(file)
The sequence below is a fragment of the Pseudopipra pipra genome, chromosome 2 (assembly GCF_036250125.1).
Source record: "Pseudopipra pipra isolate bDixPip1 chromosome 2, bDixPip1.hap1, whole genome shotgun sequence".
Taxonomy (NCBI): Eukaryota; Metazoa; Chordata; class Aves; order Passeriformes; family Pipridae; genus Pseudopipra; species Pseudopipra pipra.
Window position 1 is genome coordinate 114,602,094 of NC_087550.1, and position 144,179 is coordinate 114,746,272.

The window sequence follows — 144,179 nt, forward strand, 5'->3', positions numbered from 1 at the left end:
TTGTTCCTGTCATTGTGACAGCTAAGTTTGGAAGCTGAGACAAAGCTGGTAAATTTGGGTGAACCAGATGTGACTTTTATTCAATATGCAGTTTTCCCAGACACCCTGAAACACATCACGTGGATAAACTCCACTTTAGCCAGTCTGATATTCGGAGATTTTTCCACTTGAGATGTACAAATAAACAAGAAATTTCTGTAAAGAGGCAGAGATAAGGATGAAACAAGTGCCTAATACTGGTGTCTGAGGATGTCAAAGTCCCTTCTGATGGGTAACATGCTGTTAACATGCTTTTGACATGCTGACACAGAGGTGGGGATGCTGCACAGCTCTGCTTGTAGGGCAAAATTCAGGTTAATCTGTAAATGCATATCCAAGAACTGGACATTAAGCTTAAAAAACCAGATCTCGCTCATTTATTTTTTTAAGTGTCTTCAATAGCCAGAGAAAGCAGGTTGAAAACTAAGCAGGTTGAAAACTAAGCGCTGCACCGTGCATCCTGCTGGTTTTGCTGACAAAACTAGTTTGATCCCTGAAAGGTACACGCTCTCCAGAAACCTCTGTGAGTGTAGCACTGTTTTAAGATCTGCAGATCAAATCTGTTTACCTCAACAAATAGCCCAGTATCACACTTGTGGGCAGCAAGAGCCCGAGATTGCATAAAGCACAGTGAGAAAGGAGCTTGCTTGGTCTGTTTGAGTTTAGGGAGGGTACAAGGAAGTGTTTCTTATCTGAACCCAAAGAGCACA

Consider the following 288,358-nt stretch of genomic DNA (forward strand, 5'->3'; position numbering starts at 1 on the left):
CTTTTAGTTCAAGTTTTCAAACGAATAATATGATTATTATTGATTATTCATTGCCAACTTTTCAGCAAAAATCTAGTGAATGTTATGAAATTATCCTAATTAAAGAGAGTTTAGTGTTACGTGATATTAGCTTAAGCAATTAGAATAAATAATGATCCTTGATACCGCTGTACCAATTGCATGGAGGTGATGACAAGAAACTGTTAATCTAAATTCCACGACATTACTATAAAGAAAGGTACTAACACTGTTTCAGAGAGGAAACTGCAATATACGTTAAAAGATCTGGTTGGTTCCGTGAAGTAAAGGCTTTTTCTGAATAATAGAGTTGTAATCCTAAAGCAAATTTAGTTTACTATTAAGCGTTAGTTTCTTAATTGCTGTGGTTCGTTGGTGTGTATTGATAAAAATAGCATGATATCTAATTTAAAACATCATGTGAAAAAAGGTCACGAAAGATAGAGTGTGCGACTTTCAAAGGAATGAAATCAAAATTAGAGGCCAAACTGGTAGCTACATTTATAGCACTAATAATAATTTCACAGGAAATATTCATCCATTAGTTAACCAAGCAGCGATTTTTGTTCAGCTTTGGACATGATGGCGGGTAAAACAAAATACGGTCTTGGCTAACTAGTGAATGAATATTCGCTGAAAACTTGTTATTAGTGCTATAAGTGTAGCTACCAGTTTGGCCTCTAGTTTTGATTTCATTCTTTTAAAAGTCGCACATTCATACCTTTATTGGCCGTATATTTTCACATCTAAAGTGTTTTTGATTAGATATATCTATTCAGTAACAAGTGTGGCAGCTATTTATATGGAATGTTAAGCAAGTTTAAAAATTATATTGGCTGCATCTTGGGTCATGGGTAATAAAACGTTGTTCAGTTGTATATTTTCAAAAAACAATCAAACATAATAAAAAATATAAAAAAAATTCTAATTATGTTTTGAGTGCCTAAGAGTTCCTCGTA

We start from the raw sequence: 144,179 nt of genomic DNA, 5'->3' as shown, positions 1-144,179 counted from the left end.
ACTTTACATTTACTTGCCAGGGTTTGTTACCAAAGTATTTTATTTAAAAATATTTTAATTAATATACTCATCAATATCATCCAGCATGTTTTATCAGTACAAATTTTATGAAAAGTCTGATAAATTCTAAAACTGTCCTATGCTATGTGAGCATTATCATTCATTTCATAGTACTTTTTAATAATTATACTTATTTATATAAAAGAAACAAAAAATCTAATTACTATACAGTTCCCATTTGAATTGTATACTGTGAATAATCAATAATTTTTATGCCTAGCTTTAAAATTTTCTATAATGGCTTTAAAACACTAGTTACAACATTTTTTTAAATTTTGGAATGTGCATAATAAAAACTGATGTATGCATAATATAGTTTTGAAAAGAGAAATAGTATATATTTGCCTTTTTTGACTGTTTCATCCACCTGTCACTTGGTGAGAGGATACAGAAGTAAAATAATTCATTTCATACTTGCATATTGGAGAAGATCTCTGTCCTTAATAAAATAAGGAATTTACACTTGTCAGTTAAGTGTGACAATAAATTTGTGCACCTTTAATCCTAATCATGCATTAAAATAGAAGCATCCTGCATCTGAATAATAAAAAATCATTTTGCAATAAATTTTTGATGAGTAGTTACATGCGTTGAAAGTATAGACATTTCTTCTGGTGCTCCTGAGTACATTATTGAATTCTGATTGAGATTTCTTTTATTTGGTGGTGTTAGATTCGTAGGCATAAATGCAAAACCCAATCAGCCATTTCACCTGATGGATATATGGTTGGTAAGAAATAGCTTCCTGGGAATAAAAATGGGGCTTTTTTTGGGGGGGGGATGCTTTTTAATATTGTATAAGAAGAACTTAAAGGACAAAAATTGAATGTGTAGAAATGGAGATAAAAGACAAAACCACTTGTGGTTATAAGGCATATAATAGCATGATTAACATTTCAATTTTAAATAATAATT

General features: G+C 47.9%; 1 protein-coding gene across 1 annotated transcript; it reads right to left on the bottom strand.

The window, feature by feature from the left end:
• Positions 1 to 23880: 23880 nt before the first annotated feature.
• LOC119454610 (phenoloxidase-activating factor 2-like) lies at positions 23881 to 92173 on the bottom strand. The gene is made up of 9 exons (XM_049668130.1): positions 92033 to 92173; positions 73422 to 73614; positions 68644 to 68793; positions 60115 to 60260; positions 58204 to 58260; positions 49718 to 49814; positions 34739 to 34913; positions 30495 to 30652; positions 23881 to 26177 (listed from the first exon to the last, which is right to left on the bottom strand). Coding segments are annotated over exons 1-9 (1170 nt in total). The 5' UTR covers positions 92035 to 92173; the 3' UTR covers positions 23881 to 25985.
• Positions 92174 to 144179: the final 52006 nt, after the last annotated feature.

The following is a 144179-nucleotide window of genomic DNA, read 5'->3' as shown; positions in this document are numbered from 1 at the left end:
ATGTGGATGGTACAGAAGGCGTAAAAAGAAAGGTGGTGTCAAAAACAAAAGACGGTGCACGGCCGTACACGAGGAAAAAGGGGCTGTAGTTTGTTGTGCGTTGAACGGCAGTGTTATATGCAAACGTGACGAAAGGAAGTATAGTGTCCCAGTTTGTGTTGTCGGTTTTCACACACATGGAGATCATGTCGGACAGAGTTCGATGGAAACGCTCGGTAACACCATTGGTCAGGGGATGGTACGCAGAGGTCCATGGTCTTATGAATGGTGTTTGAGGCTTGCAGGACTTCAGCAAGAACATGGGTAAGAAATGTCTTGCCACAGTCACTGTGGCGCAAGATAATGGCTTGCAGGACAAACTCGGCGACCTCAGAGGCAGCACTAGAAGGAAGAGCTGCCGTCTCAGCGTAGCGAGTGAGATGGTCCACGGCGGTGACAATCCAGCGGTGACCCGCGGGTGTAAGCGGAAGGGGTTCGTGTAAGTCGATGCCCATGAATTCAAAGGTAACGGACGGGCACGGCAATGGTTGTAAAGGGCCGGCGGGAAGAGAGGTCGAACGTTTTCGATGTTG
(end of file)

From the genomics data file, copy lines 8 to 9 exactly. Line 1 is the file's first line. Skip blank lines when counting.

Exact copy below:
CTTTTAGTTCAAGTTTTCAAACGAATAATATGATTATTATTGATTATTCATTGCCAACTTTTCAGCAAAAATCTAGTGAATGTTATGAAATTATCCTAATTAAAGAGAGTTTAGTGTTACGTGATATTAGCTTAAGCAATTAGAATAAATAATGATCCTTGATACCGCTGTACCAATTGCATGGAGGTGATGACAAGAAACTGTTAATCTAAATTCCACGACATTACTATAAAGAAAGGTACTAACACTGTTTCAGAGAGGAAACTGCAATATACGTTAAAAGATCTGGTTGGTTCCGTGAAGTAAAGGCTTTTTCTGAATAATAGAGTTGTAATCCTAAAGCAAATTTAGTTTACTATTAAGCGTTAGTTTCTTAATTGCTGTGGTTCGTTGGTGTGTATTGATAAAAATAGCATGATATCTAATTTAAAACATCATGTGAAAAAAGGTCACGAAAGATAGAGTGTGCGACTTTCAAAGGAATGAAATCAAAATTAGAGGCCAAACTGGTAGCTACATTTATAGCACTAATAATAATTTCACAGGAAATATTCATCCATTAGTTAACCAAGCAGCGATTTTTGTTCAGCTTTGGACATGATGGCGGGTAAAACAAAATACGGTCTTGGCTAACTAGTGAATGAATATTCGCTGAAAACTTGTTATTAGTGCTATAAGTGTAGCTACCAGTTTGGCCTCTAGTTTTGATTTCATTCTTTTAAAAGTCGCACATTCATACCTTTATTGGCCGTATATTTTCACATCTAAAGTGTTTTTGATTAGATATATCTATTCAGTAACAAGTGTGGCAGCTATTTATATGGAATGTTAAGCAAGTTTAAAAATTATATTGGCTGCATCTTGGGTCATGGGTAATAAAACGTTGTTCAGTTGTATATTTTCAAAAAACAATCAAACATAATAAAAAATATAAAAAAAATTCTAATTATGTTTTGAGTGCCTAAGAGTTCCTCGTA

We start from the raw sequence: 144,179 nt of genomic DNA, 5'->3' as shown, positions 1-144,179 counted from the left end.